2. It does string substituation within the string returned from step 1, whether it's the localized string or not. The title string for our application menu contains "$(AppName)" . This is automatically replaced by your program's name. The substitution strings take the form $(SomeName). MacMenuBar looks for a value to substitute for whatever is in the parentheses. It first checks to see if it's a pre-defined symbol, which AppName is, and if not it looks for a variable with a matching name in your application's process environment (ProcessInfo.processInfo.environment). So "$(PATH)" evaluates to whatever the PATH variable is set to in your app's environment. If no such variable is found, then it evaluates to itself, as-is.

The titles for all menus and menu items in MacMenuBar work this way. This makes localization easy. More substitution options are planned as well.

Within the top-level StandardMenu instances we have two kinds of menu items: TextMenuItem and MenuSeparator.

TextMenuItem is your basic, most commonly used menu item. You give it a title and an action. The code above uses standard menu actions, but as you'll see later, you can define your own. For a complete list of the standard ones, see StandardMenuItemAction.swift. These standard menu item actions use the usual responder chain you're familiar with from ordinary Cocoa apps, and the usual key equivalents that Mac users expect.

MenuItemSeparator gives the familiar dividing line that separates groups of related menu items within a menu.

In addition to menu items, we can also nest menus within menus to create submenus by simply using another StandardMenu instead of a menu item type. The "Open Recent..." submenu in our "File" menu is an example of this.

Finally the change we made to AppDelegate.applicationDidFinishLaunching by calling setMenuBar(to: MainMenuBar()) is the line that actually sets the application's main menu to our MainMenuBar. SwiftUI has to do something similar a few lines up in the line, let contentView = ContentView(). It's just that the project template already provided that line, so you don't have to write it yourself.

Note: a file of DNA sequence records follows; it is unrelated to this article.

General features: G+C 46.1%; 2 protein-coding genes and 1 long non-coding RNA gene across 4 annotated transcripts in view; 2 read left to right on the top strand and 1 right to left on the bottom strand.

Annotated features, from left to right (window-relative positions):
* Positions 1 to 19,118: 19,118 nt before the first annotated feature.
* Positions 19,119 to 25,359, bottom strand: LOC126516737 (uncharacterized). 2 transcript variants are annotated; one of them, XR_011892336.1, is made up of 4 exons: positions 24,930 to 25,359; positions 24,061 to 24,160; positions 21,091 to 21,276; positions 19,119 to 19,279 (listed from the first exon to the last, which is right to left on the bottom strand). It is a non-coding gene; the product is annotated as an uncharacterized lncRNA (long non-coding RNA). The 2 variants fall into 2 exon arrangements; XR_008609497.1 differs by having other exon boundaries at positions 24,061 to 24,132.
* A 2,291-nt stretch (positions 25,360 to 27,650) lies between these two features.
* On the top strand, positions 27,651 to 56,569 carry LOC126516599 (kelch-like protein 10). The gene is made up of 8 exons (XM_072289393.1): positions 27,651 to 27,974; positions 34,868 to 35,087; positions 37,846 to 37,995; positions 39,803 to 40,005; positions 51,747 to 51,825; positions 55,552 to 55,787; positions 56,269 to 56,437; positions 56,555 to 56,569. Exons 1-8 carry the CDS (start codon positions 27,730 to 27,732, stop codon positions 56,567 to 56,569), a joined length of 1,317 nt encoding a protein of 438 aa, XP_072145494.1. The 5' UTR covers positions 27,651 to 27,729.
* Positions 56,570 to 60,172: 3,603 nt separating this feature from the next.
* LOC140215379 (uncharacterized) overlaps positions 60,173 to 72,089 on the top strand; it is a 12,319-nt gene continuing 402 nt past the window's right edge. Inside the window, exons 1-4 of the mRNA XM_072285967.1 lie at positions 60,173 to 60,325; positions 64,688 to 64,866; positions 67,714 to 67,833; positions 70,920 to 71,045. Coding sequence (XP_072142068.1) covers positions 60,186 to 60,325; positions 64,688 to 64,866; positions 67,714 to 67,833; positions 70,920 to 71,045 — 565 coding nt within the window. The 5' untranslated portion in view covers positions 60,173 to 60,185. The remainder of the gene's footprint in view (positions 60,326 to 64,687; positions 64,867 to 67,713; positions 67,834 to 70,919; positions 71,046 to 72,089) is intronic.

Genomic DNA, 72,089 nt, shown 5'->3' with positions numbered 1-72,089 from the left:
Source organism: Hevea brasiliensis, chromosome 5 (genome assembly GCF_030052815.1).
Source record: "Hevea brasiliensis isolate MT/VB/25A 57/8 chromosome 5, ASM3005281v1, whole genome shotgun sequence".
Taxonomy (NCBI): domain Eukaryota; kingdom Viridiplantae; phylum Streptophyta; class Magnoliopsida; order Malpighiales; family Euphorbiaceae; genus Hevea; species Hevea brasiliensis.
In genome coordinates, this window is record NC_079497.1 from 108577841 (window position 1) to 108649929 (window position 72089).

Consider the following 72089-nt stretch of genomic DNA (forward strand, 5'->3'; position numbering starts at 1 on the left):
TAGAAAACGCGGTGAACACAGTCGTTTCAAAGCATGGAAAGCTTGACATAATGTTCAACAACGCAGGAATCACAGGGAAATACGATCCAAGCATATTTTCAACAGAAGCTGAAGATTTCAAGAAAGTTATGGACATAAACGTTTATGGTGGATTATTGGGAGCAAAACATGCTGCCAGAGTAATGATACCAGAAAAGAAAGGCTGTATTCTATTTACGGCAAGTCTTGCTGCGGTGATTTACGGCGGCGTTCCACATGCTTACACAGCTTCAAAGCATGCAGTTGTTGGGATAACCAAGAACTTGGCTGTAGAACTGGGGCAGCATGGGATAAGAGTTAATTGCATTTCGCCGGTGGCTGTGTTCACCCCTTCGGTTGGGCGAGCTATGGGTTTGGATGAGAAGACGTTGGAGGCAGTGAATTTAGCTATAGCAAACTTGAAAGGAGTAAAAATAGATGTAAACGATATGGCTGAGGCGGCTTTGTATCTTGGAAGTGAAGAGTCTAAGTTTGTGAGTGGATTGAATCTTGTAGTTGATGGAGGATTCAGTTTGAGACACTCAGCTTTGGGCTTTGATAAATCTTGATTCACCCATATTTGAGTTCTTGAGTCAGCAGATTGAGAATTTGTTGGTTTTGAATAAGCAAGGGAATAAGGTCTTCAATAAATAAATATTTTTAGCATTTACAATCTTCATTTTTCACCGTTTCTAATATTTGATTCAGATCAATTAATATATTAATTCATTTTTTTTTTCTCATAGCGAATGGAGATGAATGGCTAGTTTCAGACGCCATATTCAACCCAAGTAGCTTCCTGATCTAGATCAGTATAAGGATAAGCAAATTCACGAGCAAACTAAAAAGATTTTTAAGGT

Custom Menu Actions

It's great that we have a menu bar now, and that we've created it in a simple declarative way, but it doesn't do much. Let's remedy that. You do that by creating a menu item with an action associated with it.

The easiest way to define a custom action is with a closure. Let's say you have a showLog() function that displays a log window, and you want to add a Debug menu item to show the log. At the end of MainMenuBar.body you can add your conditionally-compiled Debug menu:

import MacMenuBar

struct MainMenuBar: MenuBar
{
    public var body: StandardMenuBar
    {
        StandardMenuBar
        {
            StandardMenu(title: "$(AppName)")
            {
                TextMenuItem(title: "About $(AppName)", action: .about)
                                
                MenuSeparator()
                
                TextMenuItem(title: "Quit $(AppName)", action: .quit)
            }
            
            StandardMenu(title: "File")
            {
                TextMenuItem(title: "New", action: .new)
                TextMenuItem(title: "Open...", action: .open)
                StandardMenu(title: "Open Recent...")
                
                MenuSeparator()
                
                TextMenuItem(title: "Close", action: .close)
                TextMenuItem(title: "Save...", action: .save)
                TextMenuItem(title: "Save As...", action: .saveAs)
                TextMenuItem(title: "Revert to Saved", action: .revert)
                
                MenuSeparator()
                
                TextMenuItem(title: "Page Setup...", action: .pageSetup)
                TextMenuItem(title: "Print", action: .print)
            }
        }
        
        // >>>>>>>> ADDED THE FOLLOWING BIT <<<<<<<<<<
        #if DEBUG
        StandardMenu(title: "Debug")
        {
            TextMenuItem(title: "Show Log", keyEquivalent: .command + .option + "l") { _ in
                showLog()
            }
        }
        #endif
    }
}

As you can see, this adds a new menu called Debug to the menu bar. It contains a menu item called Show Log, but what's different from our previous TextMenuItem examples is that now we're specifying both a key equivalent for the menu item, and an action closure that is called when the menu item is selected.

Note that when specifying the key equivalent, we used a lowercase "L". Using uppercase would imply that the shift key would also need to be pressed. "L" and .shift + "l" are equivalent in this context. If at least one of .command, .option or .control is not specified, .command is implied, so you if you use just "l" for your key equivalent, it will be treated as .command + "l". Also note that we don't need to muck about with NSEvent modifier flags. We can specify the modifiers by naming them and adding them to the base key.